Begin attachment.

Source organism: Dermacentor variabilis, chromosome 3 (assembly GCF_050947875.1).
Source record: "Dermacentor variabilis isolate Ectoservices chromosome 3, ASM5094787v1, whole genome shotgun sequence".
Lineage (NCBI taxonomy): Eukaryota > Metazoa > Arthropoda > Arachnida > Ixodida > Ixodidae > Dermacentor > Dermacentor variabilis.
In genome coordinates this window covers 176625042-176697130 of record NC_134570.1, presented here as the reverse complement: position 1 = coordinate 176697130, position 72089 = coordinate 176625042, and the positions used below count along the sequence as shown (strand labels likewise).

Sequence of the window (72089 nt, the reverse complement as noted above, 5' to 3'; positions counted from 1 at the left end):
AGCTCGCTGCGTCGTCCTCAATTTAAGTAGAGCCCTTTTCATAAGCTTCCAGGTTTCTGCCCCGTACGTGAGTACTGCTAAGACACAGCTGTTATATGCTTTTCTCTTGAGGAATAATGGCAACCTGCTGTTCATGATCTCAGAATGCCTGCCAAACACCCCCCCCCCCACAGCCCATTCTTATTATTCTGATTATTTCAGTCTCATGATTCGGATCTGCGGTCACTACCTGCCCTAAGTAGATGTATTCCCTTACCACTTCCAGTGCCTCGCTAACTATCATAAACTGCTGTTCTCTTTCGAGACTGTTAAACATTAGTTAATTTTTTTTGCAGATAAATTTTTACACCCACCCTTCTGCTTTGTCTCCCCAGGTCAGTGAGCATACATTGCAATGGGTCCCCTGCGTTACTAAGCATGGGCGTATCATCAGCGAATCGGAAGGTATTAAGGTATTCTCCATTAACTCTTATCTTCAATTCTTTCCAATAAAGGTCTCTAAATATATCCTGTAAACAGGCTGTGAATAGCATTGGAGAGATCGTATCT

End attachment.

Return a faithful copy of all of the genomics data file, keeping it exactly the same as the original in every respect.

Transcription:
Source organism: Dermacentor variabilis, chromosome 3 (assembly GCF_050947875.1).
Source record: "Dermacentor variabilis isolate Ectoservices chromosome 3, ASM5094787v1, whole genome shotgun sequence".
Lineage (NCBI taxonomy): Eukaryota > Metazoa > Arthropoda > Arachnida > Ixodida > Ixodidae > Dermacentor > Dermacentor variabilis.
In genome coordinates this window covers 176625042-176697130 of record NC_134570.1, presented here as the reverse complement: position 1 = coordinate 176697130, position 72089 = coordinate 176625042, and the positions used below count along the sequence as shown (strand labels likewise).

Sequence of the window (72089 nt, the reverse complement as noted above, 5' to 3'; positions counted from 1 at the left end):
AGCTCGCTGCGTCGTCCTCAATTTAAGTAGAGCCCTTTTCATAAGCTTCCAGGTTTCTGCCCCGTACGTGAGTACTGCTAAGACACAGCTGTTATATGCTTTTCTCTTGAGGAATAATGGCAACCTGCTGTTCATGATCTCAGAATGCCTGCCAAACACCCCCCCCCCCACAGCCCATTCTTATTATTCTGATTATTTCAGTCTCATGATTCGGATCTGCGGTCACTACCTGCCCTAAGTAGATGTATTCCCTTACCACTTCCAGTGCCTCGCTAACTATCATAAACTGCTGTTCTCTTTCGAGACTGTTAAACATTAGTTAATTTTTTTTGCAGATAAATTTTTACACCCACCCTTCTGCTTTGTCTCCCCAGGTCAGTGAGCATACATTGCAATGGGTCCCCTGCGTTACTAAGCATGGGCGTATCATCAGCGAATCGGAAGGTATTAAGGTATTCTCCATTAACTCTTATCTTCAATTCTTTCCAATAAAGGTCTCTAAATATATCCTGTAAACAGGCTGTGAATAGCATTGGAGAGATCGTATCT